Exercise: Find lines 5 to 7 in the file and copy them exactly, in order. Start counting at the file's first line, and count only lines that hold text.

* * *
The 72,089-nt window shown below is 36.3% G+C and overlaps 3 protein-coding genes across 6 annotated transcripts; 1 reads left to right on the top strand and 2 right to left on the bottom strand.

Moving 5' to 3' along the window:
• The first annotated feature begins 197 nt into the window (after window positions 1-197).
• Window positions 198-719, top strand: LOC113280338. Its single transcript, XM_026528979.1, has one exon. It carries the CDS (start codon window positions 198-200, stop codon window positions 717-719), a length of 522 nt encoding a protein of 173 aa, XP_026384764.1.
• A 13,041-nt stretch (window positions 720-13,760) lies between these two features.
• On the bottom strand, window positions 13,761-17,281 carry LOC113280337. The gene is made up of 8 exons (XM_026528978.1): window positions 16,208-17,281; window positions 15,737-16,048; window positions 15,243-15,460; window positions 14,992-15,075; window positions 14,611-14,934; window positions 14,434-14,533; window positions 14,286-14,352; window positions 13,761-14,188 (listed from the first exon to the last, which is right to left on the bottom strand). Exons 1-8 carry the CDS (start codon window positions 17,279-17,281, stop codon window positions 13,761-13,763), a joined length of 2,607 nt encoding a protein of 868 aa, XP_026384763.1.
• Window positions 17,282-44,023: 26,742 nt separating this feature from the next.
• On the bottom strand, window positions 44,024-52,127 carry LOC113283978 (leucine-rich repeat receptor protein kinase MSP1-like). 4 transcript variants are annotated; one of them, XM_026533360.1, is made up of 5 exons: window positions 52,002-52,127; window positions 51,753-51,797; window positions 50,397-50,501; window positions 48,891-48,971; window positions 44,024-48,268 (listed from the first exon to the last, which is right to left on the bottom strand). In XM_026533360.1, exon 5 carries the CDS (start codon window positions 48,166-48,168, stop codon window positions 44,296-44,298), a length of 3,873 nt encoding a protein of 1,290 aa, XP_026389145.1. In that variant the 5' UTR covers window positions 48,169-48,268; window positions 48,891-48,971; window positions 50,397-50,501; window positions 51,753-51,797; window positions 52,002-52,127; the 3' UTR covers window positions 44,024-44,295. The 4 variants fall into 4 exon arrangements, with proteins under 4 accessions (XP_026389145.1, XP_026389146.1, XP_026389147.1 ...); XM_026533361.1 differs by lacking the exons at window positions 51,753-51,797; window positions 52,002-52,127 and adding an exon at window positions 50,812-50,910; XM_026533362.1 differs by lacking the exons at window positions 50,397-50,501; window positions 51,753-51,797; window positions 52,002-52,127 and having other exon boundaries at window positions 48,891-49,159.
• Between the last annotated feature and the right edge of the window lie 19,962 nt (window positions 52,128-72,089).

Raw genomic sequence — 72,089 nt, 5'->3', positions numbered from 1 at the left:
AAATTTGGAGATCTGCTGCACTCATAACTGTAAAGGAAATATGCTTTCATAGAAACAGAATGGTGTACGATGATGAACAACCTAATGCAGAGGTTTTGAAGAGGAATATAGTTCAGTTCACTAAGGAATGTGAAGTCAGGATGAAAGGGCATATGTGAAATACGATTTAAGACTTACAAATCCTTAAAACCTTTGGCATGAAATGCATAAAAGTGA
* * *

• A 13,041-nt stretch (window positions 720-13,760) lies between these two features.
• On the bottom strand, window positions 13,761-17,281 carry LOC113280337. The gene is made up of 8 exons (XM_026528978.1): window positions 16,208-17,281; window positions 15,737-16,048; window positions 15,243-15,460; window positions 14,992-15,075; window positions 14,611-14,934; window positions 14,434-14,533; window positions 14,286-14,352; window positions 13,761-14,188 (listed from the first exon to the last, which is right to left on the bottom strand). Exons 1-8 carry the CDS (start codon window positions 17,279-17,281, stop codon window positions 13,761-13,763), a joined length of 2,607 nt encoding a protein of 868 aa, XP_026384763.1.
• Window positions 17,282-44,023: 26,742 nt separating this feature from the next.